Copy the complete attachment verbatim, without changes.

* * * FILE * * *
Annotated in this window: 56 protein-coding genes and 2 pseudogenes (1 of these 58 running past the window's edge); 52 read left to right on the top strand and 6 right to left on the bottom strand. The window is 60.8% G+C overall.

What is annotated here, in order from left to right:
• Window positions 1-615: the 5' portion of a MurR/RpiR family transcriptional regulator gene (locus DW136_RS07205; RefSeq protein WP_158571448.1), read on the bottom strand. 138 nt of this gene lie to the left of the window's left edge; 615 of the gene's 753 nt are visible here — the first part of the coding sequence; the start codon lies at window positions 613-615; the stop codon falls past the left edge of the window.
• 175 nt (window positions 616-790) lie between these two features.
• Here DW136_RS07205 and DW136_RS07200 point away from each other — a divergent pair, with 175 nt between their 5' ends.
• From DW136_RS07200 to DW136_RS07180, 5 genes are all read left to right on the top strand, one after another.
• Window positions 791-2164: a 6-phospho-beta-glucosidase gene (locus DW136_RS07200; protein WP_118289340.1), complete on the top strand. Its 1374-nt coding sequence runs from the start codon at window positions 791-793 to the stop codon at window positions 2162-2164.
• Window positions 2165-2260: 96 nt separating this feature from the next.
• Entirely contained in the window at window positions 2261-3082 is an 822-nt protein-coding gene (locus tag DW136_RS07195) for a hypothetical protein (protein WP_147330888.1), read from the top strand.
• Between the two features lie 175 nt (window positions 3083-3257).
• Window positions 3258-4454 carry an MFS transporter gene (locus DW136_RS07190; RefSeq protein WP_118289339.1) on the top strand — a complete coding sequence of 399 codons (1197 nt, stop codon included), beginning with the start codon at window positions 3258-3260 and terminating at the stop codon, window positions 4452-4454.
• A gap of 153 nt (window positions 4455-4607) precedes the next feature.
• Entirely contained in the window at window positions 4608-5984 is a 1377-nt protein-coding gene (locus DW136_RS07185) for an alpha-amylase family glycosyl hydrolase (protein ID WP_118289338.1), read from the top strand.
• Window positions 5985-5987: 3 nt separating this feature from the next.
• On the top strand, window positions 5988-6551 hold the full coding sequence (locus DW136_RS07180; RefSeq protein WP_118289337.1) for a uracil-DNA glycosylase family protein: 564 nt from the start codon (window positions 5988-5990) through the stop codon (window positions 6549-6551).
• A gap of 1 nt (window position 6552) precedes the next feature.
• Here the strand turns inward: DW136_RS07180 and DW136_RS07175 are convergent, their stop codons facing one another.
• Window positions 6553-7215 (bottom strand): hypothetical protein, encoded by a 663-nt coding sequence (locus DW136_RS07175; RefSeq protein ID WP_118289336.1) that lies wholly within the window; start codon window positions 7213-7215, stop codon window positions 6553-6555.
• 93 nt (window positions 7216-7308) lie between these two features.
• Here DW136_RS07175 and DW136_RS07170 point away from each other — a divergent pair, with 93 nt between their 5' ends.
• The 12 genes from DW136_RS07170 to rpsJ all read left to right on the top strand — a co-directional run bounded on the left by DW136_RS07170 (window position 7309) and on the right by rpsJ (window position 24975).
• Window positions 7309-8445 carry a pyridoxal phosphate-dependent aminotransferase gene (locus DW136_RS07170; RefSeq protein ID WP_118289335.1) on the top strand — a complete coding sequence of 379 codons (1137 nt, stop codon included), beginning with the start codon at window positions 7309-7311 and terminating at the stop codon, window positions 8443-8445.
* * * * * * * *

Annotated in this window: 56 protein-coding genes and 2 pseudogenes (1 of these 58 running past the window's edge); 52 read left to right on the top strand and 6 right to left on the bottom strand. The window is 60.8% G+C overall.

What is annotated here, in order from left to right:
• Window positions 1-615: the 5' portion of a MurR/RpiR family transcriptional regulator gene (locus DW136_RS07205; RefSeq protein WP_158571448.1), read on the bottom strand. 138 nt of this gene lie to the left of the window's left edge; 615 of the gene's 753 nt are visible here — the first part of the coding sequence; the start codon lies at window positions 613-615; the stop codon falls past the left edge of the window.
• 175 nt (window positions 616-790) lie between these two features.
• Here DW136_RS07205 and DW136_RS07200 point away from each other — a divergent pair, with 175 nt between their 5' ends.
• From DW136_RS07200 to DW136_RS07180, 5 genes are all read left to right on the top strand, one after another.
• Window positions 791-2164: a 6-phospho-beta-glucosidase gene (locus DW136_RS07200; protein WP_118289340.1), complete on the top strand. Its 1374-nt coding sequence runs from the start codon at window positions 791-793 to the stop codon at window positions 2162-2164.
• Window positions 2165-2260: 96 nt separating this feature from the next.
• Entirely contained in the window at window positions 2261-3082 is an 822-nt protein-coding gene (locus tag DW136_RS07195) for a hypothetical protein (protein WP_147330888.1), read from the top strand.
• Between the two features lie 175 nt (window positions 3083-3257).
• Window positions 3258-4454 carry an MFS transporter gene (locus DW136_RS07190; RefSeq protein WP_118289339.1) on the top strand — a complete coding sequence of 399 codons (1197 nt, stop codon included), beginning with the start codon at window positions 3258-3260 and terminating at the stop codon, window positions 4452-4454.
• A gap of 153 nt (window positions 4455-4607) precedes the next feature.
• Entirely contained in the window at window positions 4608-5984 is a 1377-nt protein-coding gene (locus DW136_RS07185) for an alpha-amylase family glycosyl hydrolase (protein ID WP_118289338.1), read from the top strand.
• Window positions 5985-5987: 3 nt separating this feature from the next.
• On the top strand, window positions 5988-6551 hold the full coding sequence (locus DW136_RS07180; RefSeq protein WP_118289337.1) for a uracil-DNA glycosylase family protein: 564 nt from the start codon (window positions 5988-5990) through the stop codon (window positions 6549-6551).
• A gap of 1 nt (window position 6552) precedes the next feature.
• Here the strand turns inward: DW136_RS07180 and DW136_RS07175 are convergent, their stop codons facing one another.
• Window positions 6553-7215 (bottom strand): hypothetical protein, encoded by a 663-nt coding sequence (locus DW136_RS07175; RefSeq protein ID WP_118289336.1) that lies wholly within the window; start codon window positions 7213-7215, stop codon window positions 6553-6555.
• 93 nt (window positions 7216-7308) lie between these two features.
• Here DW136_RS07175 and DW136_RS07170 point away from each other — a divergent pair, with 93 nt between their 5' ends.
• The 12 genes from DW136_RS07170 to rpsJ all read left to right on the top strand — a co-directional run bounded on the left by DW136_RS07170 (window position 7309) and on the right by rpsJ (window position 24975).
• Window positions 7309-8445 carry a pyridoxal phosphate-dependent aminotransferase gene (locus DW136_RS07170; RefSeq protein ID WP_118289335.1) on the top strand — a complete coding sequence of 379 codons (1137 nt, stop codon included), beginning with the start codon at window positions 7309-7311 and terminating at the stop codon, window positions 8443-8445.